Connecticut Department of Energy and Environmental Protection Releases "Evaluation of Risk-Based Decision Making" With Public Comment Open Until September 30, 2014

Posted by: Christopher P. McCormack
September 12, 2014

On August 29, 2014, the Connecticut Department of Energy and Environmental Protection (DEEP) released “Evaluation of Risk-based Decision Making,” a report prepared by CDM Smith under contract to the state. DEEP has now announced that it will accept public comments until September 30, 2014, and will take the report and comments into account in formulating next steps in the multi-year initiative to “transform” Connecticut’s approach to remediating contaminated sites.

The report was prompted by a controversial proposal in the 2013 legislative session to lower the thresholds for requiring “significant environmental hazard” reports concerning contaminated properties. Although a version of that proposal was enacted as part of Public Act 13-308, the General Assembly also directed DEEP to “engage independent experts” to evaluate and recommend best practices in risk-based decision making for site remediation. DEEP must consider the resulting report and make recommendations for statutory and regulatory changes, specifically including the significant environmental hazard statute.

The CDM Smith report summarizes the results of an extensive effort to identify “best practices” in risk management throughout the country and benchmark aspects of Connecticut’s remediation framework against those of other jurisdictions. The report attempts to quantify the comparison by ranking different systems according to “best practice attributes.” The end result is a series of six “recommendations” for further refinement of Connecticut’s approach to site remediation:

  • Reassign risk assessment to DEEP from the Department of Public Health.
  • Establish a process for stakeholders to develop and present nonstandard solutions for brownfield properties.
  •  Document the basis for default remediation criteria and provide for regular updates to reflect evolving science.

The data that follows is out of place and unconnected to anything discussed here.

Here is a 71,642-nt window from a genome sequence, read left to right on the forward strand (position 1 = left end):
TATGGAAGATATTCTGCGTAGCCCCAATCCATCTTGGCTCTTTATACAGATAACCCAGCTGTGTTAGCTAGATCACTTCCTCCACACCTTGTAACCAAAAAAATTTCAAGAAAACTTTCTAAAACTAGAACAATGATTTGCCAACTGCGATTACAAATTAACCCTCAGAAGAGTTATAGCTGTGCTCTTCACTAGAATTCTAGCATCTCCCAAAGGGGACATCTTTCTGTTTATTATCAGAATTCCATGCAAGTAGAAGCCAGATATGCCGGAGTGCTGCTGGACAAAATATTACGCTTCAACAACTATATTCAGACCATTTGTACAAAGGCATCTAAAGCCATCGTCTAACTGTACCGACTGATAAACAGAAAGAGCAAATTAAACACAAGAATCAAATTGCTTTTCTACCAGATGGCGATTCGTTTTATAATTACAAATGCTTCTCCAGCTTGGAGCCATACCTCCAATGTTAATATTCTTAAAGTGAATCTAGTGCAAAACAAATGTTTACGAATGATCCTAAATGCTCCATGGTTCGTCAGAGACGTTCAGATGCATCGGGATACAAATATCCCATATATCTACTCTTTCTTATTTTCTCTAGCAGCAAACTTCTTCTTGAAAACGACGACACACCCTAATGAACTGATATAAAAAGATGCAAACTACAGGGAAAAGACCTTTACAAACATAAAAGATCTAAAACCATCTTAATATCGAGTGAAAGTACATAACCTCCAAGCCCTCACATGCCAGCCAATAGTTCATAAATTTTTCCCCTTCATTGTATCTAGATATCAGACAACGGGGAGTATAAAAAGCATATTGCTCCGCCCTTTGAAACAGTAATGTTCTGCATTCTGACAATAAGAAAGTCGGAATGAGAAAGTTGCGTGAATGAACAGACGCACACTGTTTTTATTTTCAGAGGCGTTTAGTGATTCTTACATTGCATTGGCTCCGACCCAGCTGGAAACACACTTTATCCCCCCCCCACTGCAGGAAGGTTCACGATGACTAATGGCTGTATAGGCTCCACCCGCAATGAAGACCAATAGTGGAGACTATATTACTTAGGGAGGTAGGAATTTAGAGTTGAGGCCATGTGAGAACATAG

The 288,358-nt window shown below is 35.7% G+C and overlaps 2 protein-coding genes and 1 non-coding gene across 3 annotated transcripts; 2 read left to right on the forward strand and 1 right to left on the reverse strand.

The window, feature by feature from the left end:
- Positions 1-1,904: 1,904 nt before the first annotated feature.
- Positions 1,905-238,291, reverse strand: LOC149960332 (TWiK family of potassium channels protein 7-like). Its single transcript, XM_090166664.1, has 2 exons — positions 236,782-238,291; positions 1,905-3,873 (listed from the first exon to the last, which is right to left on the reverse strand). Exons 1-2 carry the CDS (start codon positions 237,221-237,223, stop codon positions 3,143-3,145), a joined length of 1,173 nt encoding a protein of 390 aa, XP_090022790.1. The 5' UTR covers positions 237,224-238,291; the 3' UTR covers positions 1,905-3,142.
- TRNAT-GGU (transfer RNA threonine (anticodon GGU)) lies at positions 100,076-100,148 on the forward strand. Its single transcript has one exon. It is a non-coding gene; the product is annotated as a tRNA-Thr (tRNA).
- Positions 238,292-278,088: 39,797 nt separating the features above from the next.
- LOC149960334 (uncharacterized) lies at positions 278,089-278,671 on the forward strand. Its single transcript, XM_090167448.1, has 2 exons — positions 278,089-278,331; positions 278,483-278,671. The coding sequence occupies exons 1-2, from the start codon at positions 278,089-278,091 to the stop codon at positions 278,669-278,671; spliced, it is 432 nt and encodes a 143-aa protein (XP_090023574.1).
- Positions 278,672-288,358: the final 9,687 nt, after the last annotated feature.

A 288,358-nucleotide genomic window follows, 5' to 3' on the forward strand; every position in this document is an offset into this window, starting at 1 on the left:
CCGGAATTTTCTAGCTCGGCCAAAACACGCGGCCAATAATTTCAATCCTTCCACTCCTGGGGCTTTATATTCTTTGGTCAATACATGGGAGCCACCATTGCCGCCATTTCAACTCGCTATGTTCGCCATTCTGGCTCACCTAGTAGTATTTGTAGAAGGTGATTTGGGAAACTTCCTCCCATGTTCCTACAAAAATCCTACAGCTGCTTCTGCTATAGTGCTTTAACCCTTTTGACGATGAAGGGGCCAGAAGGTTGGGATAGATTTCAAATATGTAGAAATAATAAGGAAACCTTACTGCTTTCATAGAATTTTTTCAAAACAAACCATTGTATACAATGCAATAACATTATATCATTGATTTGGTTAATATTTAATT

• Adopt an ecological risk assessment and risk management program.
  • Encourage use of advanced site-specific risk assessment for sites where default criteria may be inappropriate.
  • Consider risk management goals for carcinogenic contaminants based on size of affected population and nature of risk to the “reasonably maximally exposed individual” to support standards up to 1 in 100,000 per chemical and up to 1 in 10,000 per site.

In some respects, these concepts are highly generalized; in others, they represent ways in which risk assessment concepts could inform regulatory decisions. DEEP will now have to assimilate them and translate them into tangible proposals – a daunting challenge possibly much more complex than the General Assembly anticipated.

At a public meeting on the report on September 10, 2014, DEEP staff announced that it would take public comments on both the report and its recommendations until September 30. DEEP will consider both report and comments as it decides what to do next.

Public Act 13-308 technically requires DEEP to present its legislative and regulatory proposals by October 1, 2014, but the comment schedule makes that goal impracticable. Indeed, considering what the CDM Smith report covers – and perhaps more importantly, what it does not cover – the January 2015 opening of the next legislative session seems all too near.

Attorney Christopher P. McCormack, based in the Bridgeport office of Pullman & Comley, practices in the areas of environmental law and litigation. He is the Vice Chair and Legislative Liaison for the Environmental Section of the Connecticut Bar Association.

 ©2014 Pullman & Comley, LLC. 

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